Qld election shows growing disgust with major parties

Qld election shows growing disgust with major parties

Socialist Alliance's Kamala Emanuel stood in the seat of McConnel. Photo: Kikei{dot}net.

The Labor government and the Liberal National Party opposition both suffered swings against them in the November 25 Queensland election. Greens on the left and One Nation on the right both increased their vote, but it is not clear that either have won any seats. The final results will be unclear for days.

The swing against the LNP (more than 8%) was much larger than the swing against Labor (1.5%). Labor is likely to form government, though it is unclear if it will be a majority or not. At the close of counting on polling day, Labor had 43 seats against the LNP's 35. Katter's Australian Party held two seats.

Thirteen seats are in doubt. Of those, the Greens are in contention for one seat and independent Sandy Bolton is likely to win Noosa. Six are straight up contests between Labor and LNP. Another two are likely to be won by Labor and the others are unclear. Progressive independent Rob Pyne appears to have lost the seat of Cairns.

One Nation still has the chance of winning a seat (and maybe more than one) but has clearly not had the breakthrough that it was predicting. One Nation “leader” Steve Dickson has lost his seat and high profile candidate Malcolm Roberts did not come close to winning Ipswich.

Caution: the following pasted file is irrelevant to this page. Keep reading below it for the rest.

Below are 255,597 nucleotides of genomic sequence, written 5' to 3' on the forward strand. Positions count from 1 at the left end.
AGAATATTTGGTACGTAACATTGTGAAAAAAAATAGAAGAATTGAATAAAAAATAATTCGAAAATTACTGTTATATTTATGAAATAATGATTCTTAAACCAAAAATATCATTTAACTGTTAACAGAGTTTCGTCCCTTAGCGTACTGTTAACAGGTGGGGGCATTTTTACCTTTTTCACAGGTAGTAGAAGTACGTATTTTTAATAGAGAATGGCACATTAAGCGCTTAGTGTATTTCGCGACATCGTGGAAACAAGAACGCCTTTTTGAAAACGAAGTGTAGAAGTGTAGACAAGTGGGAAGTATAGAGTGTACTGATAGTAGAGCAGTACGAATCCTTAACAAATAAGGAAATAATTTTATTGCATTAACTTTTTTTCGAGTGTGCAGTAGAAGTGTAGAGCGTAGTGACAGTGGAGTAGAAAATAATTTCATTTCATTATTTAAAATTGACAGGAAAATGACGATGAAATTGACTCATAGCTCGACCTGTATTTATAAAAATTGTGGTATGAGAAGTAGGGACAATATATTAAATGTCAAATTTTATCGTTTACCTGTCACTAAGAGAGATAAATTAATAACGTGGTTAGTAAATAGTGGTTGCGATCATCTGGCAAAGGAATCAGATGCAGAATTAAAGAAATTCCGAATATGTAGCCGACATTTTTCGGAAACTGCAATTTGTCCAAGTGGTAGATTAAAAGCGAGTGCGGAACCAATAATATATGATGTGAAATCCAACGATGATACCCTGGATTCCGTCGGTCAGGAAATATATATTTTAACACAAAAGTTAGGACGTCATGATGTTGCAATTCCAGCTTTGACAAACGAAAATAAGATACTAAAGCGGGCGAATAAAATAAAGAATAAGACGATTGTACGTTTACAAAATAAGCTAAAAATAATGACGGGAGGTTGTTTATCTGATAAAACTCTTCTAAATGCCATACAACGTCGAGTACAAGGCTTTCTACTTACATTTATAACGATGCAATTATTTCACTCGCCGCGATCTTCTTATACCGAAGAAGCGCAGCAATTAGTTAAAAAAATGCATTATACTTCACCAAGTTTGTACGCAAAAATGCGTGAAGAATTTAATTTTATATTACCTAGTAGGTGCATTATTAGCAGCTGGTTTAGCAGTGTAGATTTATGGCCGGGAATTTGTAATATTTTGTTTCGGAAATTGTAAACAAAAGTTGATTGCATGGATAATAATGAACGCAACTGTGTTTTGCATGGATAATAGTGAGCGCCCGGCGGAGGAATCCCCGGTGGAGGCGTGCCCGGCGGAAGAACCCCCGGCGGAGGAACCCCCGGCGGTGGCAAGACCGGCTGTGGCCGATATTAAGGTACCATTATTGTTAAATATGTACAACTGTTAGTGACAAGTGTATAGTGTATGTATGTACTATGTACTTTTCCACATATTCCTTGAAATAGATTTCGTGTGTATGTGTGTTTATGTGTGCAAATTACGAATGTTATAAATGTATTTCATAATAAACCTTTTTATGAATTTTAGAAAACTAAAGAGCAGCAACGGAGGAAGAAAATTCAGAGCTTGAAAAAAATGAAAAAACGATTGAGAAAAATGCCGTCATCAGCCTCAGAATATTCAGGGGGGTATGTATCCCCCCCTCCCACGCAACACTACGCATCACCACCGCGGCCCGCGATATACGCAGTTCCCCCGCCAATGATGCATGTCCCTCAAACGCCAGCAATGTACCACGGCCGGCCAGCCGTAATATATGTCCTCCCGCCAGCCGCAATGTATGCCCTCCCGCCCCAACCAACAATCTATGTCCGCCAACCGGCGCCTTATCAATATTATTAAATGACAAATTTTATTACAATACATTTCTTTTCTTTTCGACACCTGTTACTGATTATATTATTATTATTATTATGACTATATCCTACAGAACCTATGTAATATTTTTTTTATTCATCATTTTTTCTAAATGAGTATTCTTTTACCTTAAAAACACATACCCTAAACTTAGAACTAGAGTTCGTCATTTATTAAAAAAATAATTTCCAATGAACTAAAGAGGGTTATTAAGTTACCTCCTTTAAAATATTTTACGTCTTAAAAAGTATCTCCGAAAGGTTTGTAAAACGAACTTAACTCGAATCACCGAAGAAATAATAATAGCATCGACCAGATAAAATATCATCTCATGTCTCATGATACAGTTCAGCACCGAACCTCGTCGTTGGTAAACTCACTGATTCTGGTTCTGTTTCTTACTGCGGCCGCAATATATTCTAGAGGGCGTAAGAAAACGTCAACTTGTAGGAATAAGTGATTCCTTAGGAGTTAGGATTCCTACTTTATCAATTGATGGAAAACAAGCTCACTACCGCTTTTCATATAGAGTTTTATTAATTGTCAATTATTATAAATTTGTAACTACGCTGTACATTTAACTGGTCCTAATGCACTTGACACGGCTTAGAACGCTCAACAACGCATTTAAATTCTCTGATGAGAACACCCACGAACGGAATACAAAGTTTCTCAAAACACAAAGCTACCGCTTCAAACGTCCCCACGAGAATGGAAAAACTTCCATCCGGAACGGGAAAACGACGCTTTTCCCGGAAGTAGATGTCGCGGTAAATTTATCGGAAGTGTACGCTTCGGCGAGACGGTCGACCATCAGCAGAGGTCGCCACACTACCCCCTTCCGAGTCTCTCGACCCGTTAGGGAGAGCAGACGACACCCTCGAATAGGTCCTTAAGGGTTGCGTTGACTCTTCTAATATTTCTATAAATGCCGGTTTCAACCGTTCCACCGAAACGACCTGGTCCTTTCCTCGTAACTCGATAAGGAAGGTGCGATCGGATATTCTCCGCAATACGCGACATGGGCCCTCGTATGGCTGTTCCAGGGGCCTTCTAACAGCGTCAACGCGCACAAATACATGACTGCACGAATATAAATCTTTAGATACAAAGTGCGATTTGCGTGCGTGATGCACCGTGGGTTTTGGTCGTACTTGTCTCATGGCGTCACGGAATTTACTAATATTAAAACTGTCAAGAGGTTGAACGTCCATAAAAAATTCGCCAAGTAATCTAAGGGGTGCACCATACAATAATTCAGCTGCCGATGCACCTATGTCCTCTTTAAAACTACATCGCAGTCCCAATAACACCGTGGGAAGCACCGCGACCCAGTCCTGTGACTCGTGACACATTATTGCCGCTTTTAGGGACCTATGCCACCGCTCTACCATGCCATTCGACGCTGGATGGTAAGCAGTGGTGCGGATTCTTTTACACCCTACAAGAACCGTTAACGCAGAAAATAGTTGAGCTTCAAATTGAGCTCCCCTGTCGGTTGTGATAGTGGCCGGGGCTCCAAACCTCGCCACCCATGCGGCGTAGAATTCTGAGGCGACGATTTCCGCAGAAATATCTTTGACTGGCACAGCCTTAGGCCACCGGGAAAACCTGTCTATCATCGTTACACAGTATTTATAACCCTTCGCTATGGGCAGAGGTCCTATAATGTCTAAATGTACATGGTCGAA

Its statewide vote of 14% is significant — boosted in large part by the uncritical corporate media — however One Nation's brand of right-wing extremism was not taken up in the way it had hoped. The LNP was also damaged by its flirtation with One Nation.

The Greens won 9.9% of the statewide vote and around a third of the vote in a number of Brisbane seats. They would hold 9 seats in the 93 seat chamber if there were proportional representation in the state.

Socialist Alliance ran its first electoral campaign in Brisbane in a number of years. Candidate Kamala Emanuel received 164 votes (0.8%) in the seat of McConnel by close of counting on polling day.